Did you guys have any advice for the newcomers this time in terms of dealing with the pressure of these iconic roles?
Simon Pegg: Don’t fuck with John Cho
John Cho: [laughs] They don’t need advice. Benedict Cumberbatch needs no advice.
Simon Pegg: The assurance and professionalism of all of our new [cast mates] I love Peter Weller in this movie.
Simon Pegg: Some of his deliveries are so cool, he’s so casual. His authority is just brilliant.
It was cool to see him, did you guys ever see the episode of Fringe he was in?
Simon Pegg: Yea.
John Cho: No.
It was a great episode, it was really cool. It works as a stand alone thing too if you haven’t seen it John.
Simon Pegg: Yea, he’s brilliant.
I know you guys also voiced characters in the video game tie-in, what was it like taking a live-action character that you run around with on set – and then going into a booth and trying to communicate that same energy?
John Cho: It’s kinda like ADR really. For me my primary thing was, ‘this is what video games are like these days?’ because I’m more of a Tetris guy than anything else. To see that, that was happening with video games was shocking.
Simon Pegg: It was nice to just do the voice again and be able to be Scotty again. I love playing the character. It’s a different vibe but it’s still kind of fun.
Did you guys play it?
Simon Pegg: I haven’t played it yet.
John Cho: What system is it on?
Simon Pegg: I think it’s on multi platform.
Simon Pegg: I love that it’s the Gorn for our universe which is far more live than the terrifying prospect to the one of the original series but no less I love the fact that it’s such a beloved character. Everyone loves that episode, “Arena” that famous episode. The Gorn is such a known quantity in the Star Trek universe, it was the perfect choice.
I’m sure people have been asking you a lot of Star Wars questions but I’m curious what advice do you have for JJ going into the Star Wars property now? What do you love about what he did with Star Trek that you want to see him be able to harness with Star Wars. Obviously, they are different franchises.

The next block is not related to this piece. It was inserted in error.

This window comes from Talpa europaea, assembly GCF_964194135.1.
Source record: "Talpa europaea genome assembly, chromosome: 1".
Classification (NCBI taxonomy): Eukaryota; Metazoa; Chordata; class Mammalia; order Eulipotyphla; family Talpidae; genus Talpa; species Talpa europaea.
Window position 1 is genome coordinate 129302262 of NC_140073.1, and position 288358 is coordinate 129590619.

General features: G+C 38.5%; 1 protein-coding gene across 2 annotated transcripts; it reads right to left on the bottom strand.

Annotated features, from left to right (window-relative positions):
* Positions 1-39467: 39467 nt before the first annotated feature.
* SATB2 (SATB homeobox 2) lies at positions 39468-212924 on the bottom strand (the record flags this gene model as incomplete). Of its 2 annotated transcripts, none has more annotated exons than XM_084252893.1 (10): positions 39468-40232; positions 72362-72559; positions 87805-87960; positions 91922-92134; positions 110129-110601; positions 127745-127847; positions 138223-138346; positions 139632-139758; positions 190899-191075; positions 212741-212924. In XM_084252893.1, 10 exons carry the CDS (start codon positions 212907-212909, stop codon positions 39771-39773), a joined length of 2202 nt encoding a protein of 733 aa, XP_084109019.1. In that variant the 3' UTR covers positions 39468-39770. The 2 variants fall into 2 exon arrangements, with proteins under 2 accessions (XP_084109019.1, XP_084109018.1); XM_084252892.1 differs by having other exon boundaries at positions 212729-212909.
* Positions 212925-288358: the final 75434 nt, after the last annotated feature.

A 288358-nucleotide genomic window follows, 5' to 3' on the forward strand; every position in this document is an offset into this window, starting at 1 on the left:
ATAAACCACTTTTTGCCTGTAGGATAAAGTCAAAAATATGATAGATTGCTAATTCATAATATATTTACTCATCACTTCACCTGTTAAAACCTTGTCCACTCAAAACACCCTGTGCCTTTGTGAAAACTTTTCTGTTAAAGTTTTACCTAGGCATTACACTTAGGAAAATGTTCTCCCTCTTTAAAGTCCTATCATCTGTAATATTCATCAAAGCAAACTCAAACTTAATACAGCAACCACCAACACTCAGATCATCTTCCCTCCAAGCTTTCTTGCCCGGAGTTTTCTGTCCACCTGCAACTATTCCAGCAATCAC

Simon Pegg: Just do your thing. That’s what he’s going to do. One of the things he does with us on Star Trek is make sure that we are constantly within physical environments that are there, the absolute vast majority of what you see is set. Then that’s augmented beautifully by CG here and there to give it scale sometimes or increase its scale. Some of those sets were just [giant] the space hanger was just giant and it was all there. It was like being in a fully realized [space ship].
John Cho: Particularly the Star Wars world that needs it.
Simon Pegg: Cause the last few were sort of airless cause it was all CG.
John Cho: And whatever he’s done to us, whatever magic he’s used to make us feel comfortable and feel fraternal I would hope that he does with the cast of Star Wars.
Simon Pegg: I have such unending faith in JJ there is nothing resembling advice that I can give him. I just know he’s going to get it right.
I think most people were happy with the news, there was obviously people in the blogosphere that were detractors but most people were genuinely happy with him being selected as director. Alice said she doesn’t even look at the internet she tries to not pay attention at all.
Simon Pegg: The worst and the best that the internet ever did was give everybody a voice.
Is there anything that you want to say about The World’s End? Or that you want to say about Sleepy Hollow?
John Cho: I probably shouldn’t [say anything about Sleepy Hollow] but it’s been picked up. Alex and Bob, thumbs up. I’m excited.
The first trailer for your film [Simon] just dropped.
Simon Pegg: And it was massive I think it had a 1.5 million hits in 24 hours which is extraordinary. We’re so excited. It’s out on August 23rd here in the US. I just can’t wait for it [to come out] I can’t wait to show it to everybody because it represents the culmination of 10 years of work really. Edgar and me set out to make 3 films. After we made the first one we said let’s make this a kind of a series of films and this is the last chapter of that series. We’ll do more but this is the last chapter of that fable on the screen deal.
One last question for you [Simon] before I go we have a lot of Doctor Who fans on our site, is there any chance that you would ever return? I know your character is gone but it’s timey-wimey Doctor Who.
Simon Pegg: It’s funny you should say that because… no. I was so happy to be in Doctor Who because it was a show I’ve watched all my life. I played my part and that’s that, I won’t be back but it’s forever in my curriculum vita.
Star Trek Into Darkness is now playing 2D, 3D, and 3D IMAX theaters.